GALLERY: 20 photos from the Mary River festival
TEN years ago the then federal environment minister Peter Garrett said no to the proposed Traveston Dam which would have destroyed the environment, wildlife and impacted businesses in the Gympie region.
Mr Garrett attended the Mary River festival where hundreds of people gathered to meet the man who helped stop the Traveston Dam from proceeding on November 11, 2009.
Mr Garrett said it was an easy decision to make as the case presented before him was not convincing or compelling.
"The impact on any dam on listed and threatened endangered species was such that a national environment minister could decide to protect those species and also at the same time protect the environment of this region by making that decision,' he said.
"This was one of the most important decisions I made to say no to the dam over the Mary River. I am proud of the decision but more importantly I am absolutely delighted to be among the community here who fought from the very start against what was really a poorly considered proposal.
"As a community I wanted to come back and pay my respects and say hello and spend some time with people here."
Mr Garrett explained one of the reasons he said no to the Traveston Dam proposal.
"The environment must come first in Australia in times of drought, in times of climate change, economic good times and economic bad times because without a healthy environment, we've got nothing else at all," he said.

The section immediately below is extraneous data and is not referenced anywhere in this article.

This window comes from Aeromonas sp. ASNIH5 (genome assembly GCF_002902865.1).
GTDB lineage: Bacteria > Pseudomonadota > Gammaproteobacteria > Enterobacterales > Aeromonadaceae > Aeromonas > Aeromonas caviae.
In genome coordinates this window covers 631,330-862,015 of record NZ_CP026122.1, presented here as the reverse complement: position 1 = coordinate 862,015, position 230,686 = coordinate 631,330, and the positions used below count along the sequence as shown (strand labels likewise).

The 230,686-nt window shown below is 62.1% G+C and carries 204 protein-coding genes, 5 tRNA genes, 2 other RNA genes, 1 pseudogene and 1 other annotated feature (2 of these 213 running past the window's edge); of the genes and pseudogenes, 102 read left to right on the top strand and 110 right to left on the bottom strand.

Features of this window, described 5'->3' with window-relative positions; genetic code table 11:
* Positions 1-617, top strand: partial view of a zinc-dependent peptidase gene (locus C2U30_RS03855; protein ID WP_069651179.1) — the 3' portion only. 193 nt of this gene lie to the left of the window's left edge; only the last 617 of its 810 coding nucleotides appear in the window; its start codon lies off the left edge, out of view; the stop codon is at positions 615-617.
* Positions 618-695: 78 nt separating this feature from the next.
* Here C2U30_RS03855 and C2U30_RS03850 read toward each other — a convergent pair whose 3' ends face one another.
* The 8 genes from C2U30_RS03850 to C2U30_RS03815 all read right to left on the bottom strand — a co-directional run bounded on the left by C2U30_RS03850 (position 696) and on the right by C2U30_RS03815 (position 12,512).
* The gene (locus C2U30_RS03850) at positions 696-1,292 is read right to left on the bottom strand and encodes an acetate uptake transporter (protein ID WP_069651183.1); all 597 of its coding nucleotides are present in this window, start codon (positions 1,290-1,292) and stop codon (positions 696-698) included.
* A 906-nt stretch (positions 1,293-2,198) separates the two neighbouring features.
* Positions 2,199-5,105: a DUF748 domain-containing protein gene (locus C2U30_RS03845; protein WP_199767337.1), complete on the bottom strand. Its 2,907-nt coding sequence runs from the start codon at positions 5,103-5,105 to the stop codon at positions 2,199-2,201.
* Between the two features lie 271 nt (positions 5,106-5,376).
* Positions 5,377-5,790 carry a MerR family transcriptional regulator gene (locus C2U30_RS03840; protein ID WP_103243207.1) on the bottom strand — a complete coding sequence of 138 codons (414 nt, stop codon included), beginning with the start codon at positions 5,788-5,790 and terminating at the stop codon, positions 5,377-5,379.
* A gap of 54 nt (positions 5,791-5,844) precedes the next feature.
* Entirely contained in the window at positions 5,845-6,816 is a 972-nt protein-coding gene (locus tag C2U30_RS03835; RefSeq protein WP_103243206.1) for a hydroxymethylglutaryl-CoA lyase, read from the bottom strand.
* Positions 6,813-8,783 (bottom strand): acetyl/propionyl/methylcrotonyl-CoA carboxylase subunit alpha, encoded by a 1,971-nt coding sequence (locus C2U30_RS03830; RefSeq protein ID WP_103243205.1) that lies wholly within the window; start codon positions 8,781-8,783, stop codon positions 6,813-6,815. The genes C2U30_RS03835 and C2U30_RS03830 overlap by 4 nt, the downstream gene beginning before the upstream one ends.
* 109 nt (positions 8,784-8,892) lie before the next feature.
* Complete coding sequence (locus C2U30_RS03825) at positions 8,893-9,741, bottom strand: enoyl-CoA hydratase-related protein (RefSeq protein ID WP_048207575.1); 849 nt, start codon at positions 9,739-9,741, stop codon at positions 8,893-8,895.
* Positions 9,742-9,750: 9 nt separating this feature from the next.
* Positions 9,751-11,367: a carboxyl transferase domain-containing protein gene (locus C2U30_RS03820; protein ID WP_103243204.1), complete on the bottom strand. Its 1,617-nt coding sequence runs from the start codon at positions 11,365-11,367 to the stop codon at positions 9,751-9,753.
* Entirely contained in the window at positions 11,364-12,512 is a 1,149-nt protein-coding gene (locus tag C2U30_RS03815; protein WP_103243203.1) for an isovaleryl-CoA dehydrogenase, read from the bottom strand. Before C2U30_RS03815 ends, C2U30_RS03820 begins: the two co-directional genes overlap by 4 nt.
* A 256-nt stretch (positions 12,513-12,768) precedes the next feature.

"Underneath the decision I made to make sure there wasn't a dam across the Mary River was a decision to put the environment first and that's what I expect to see happen at a State level and at a Federal level for all ministers, premiers and prime ministers who have got that authority. Dams are not the answer, sometimes they might be needed, sometimes they may not, but protecting the environment no matter what is the answer."
Mr Garrett thanked the Mary Valley community for a successful campaign and said it was one of the best campaigns he had ever seen.
"It was inventive, incredibly persistent, it was heartfelt and it was an acknowledgeable campaign where people weren't just angry about what might happen, they actually did the hard work of coming up with reasons why it shouldn't happen," he said.
"It was also a campaign that involved a widespread of the community and when you get one of those campaigns, you know the issue is a real one."
Gympie Regional Council mayor Mick Curran thanked Peter Garrett for attending the festival.
"Absolutely. Not only for the decision that he had made 10 years ago, but he's a legend in Australian music, so how good is it for the people of the Mary Valley and the wider region to be able to meet and greet the famous Peter Garrett," he said.